Wednesday, August 6, 2008

Keeping Your Cool with High Conflict People

Whether you are familiar with the dynamics of High Conflict People (HCPs) or not, one of the hardest things to do is to Keep Your Cool around them. This actually makes sense, once you understand HCPs.

Their high conflict behavior and emotions have the social purpose of grabbing your attention and making you feel responsible for fixing their problems. In many ways, they are like young children who feel afraid and helpless, and have learned a dysfunctional method of trying to enlist your help. It may have actually worked in their families when they were growing up, although these behaviors are dysfunctional in the adult world of close relationships and work relationships.

Recent research about the brain indicates that our emotions are contagious, and high conflict emotions are the most contagious. We unconsciously mirror what other people are feeling. Perhaps this is rooted in human group survival methods that developed long before we learned how to speak. Fear and anger are especially contagious and can grab you before you consciously realize it. Therefore, we have to actively resist the natural, unconscious, emotional pull that HCPs will have on us.

Here’s a few ideas I’ve been thinking about this week:

Remind yourself that it’s NATURAL to get emotionally hooked, and that you can get unhooked as soon as you recognize that this is happening to you. Just say to yourself: “Oops! I just got hooked. Now I can let go.” This often occurs when you are listening to someone complaining about all their problems, which are mostly self-created. You may suddenly feel responsible for their problems and either: 1) want to solve all their problems for them, or 2) want to criticize them for creating their own problems.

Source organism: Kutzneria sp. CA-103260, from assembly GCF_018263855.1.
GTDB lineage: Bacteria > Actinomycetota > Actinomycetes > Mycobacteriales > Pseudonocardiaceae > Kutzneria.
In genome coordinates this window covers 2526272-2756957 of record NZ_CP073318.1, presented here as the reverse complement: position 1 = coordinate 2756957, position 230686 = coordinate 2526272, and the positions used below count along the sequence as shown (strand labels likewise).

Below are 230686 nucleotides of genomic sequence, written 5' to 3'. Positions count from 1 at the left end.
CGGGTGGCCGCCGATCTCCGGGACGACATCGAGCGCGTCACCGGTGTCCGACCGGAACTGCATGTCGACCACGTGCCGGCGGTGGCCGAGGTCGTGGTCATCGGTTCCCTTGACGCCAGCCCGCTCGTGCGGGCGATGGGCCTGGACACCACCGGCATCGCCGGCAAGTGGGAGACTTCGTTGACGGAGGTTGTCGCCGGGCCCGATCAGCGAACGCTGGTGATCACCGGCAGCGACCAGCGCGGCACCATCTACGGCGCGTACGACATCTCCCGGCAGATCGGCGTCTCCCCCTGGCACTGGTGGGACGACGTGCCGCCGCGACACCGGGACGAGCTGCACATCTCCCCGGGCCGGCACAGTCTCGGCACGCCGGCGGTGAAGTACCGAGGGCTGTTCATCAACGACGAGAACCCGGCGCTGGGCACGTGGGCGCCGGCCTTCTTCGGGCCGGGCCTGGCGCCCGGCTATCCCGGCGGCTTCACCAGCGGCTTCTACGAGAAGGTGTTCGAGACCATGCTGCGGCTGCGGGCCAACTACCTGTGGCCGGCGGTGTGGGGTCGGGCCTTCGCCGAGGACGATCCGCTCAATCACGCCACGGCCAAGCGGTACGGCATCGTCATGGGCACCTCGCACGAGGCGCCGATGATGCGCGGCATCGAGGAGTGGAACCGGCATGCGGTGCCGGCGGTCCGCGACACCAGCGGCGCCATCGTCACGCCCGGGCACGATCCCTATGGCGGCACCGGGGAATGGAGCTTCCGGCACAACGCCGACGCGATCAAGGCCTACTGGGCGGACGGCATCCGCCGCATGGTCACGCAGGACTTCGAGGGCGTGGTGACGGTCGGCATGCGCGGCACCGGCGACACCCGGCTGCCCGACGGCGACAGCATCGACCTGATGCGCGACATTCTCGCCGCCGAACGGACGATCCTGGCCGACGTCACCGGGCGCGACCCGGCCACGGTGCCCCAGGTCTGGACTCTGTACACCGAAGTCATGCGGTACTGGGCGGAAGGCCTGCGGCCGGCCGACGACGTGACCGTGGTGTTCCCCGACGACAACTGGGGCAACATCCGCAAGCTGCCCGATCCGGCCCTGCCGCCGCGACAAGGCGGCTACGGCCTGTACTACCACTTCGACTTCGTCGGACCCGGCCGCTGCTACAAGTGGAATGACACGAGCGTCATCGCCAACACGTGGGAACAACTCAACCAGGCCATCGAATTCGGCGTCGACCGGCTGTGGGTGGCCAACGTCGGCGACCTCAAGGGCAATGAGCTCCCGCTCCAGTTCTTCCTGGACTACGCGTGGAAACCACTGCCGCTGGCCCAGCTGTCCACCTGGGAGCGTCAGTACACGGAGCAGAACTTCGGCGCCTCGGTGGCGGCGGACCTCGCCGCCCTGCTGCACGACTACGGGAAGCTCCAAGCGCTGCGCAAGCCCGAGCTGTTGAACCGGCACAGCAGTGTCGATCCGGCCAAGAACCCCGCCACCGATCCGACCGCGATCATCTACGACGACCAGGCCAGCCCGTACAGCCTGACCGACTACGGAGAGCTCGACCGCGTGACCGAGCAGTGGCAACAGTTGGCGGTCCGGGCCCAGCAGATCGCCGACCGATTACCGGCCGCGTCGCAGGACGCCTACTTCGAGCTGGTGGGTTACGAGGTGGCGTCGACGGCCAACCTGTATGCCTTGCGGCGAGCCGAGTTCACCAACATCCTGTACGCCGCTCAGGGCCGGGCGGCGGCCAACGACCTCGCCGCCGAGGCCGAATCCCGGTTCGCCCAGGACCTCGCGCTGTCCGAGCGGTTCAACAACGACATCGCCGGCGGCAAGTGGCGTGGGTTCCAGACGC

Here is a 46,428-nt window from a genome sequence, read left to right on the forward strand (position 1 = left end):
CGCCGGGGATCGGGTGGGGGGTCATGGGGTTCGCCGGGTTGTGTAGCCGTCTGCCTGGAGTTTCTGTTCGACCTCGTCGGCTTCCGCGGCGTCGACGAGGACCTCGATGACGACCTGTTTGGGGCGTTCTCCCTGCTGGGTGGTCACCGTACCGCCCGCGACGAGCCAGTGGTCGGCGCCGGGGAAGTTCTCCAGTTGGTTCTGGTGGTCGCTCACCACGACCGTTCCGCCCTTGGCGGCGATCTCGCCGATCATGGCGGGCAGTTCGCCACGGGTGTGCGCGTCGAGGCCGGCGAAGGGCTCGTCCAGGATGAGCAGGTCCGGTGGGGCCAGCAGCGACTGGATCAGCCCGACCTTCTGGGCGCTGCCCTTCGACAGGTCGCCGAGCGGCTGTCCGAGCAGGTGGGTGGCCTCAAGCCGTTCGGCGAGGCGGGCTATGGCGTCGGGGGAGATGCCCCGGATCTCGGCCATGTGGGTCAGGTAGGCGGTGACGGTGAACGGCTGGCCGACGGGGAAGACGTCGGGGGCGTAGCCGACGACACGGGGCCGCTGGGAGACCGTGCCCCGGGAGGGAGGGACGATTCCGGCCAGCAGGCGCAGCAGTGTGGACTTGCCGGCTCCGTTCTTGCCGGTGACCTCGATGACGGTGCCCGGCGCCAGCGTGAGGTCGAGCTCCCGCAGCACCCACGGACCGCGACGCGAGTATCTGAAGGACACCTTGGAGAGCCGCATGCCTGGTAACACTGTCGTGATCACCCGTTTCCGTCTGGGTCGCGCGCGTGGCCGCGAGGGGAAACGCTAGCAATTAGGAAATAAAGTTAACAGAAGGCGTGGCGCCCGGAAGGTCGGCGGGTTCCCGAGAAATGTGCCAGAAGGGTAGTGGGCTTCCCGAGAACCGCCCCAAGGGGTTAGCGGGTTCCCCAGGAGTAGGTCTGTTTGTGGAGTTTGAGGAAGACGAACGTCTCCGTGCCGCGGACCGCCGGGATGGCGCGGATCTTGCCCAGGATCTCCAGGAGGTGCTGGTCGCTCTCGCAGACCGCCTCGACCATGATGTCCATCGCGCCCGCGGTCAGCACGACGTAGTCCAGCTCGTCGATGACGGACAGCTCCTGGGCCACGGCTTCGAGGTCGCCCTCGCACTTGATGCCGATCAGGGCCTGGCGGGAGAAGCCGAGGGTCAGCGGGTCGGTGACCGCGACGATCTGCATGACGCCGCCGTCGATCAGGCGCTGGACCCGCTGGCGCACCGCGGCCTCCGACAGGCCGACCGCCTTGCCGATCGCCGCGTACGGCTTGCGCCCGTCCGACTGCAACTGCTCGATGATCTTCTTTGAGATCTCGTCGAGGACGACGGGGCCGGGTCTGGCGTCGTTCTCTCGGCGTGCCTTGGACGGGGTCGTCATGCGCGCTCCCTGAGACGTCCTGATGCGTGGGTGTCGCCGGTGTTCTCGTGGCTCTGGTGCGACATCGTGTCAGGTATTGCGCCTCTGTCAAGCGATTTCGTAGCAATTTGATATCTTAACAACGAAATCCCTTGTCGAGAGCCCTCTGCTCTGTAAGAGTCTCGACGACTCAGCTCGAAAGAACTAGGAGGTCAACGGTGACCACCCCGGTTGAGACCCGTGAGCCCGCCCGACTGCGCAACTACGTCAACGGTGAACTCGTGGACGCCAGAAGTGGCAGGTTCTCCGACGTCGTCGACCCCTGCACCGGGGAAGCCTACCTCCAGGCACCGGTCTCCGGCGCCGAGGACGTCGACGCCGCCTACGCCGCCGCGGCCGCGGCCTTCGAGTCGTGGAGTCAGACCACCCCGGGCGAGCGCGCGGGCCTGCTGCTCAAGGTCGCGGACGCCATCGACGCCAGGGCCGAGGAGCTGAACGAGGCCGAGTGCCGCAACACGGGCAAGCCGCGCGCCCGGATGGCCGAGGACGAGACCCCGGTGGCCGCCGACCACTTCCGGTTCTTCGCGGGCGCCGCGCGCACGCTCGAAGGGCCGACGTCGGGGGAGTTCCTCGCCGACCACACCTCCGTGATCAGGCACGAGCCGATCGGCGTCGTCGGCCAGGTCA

Either way, if you feel responsible for fixing their problems, then you got hooked. Now, remind yourself: “I have choices here. I can offer a suggestion and if they don’t want a suggestion, I can drop it. I can change the subject. I can leave the conversation. I’m not responsible for their problems.”

But what if you are in a position of responsibility? Perhaps you are their therapist or supervisor or lawyer or friend? Then, you have to remind yourself that you are not responsible for THEIR behavior or THEIR problem or THEIR solution. You are only responsible for being their therapist, supervisor, lawyer or friend, and doing the “standard of care” for your role. This doesn’t include fixing their problem, but rather doing normal, established procedures to assist them in solving their own problems.

For example, if their behavior in a legal dispute (such a child custody battle) or workplace dispute is inappropriate, take standard action and provide STRUCTURE (you may have to redirect someone’s energies or provide new instructions) or CONSEQUENCES (such as small-step-by-small-step disciplinary measures) as you and/or your organization would usually do. Be matter of fact. You’re not the cause and you’re not the cure (as they say in Alanon).

And always remember: It’s not about you! You don’t have to prove yourself. You don’t have to defend yourself. High conflict people act the way they do, because it’s who they are, not what you did. To read more on these and other subjects please go here

Good Luck! And have a cool summer! Bill

1 comment:

Anonymous said...

What if your adversary is a narcissist lawyer who also has experience as a therapist?

*I* know what he is like, but he never shows that self to anyone in public.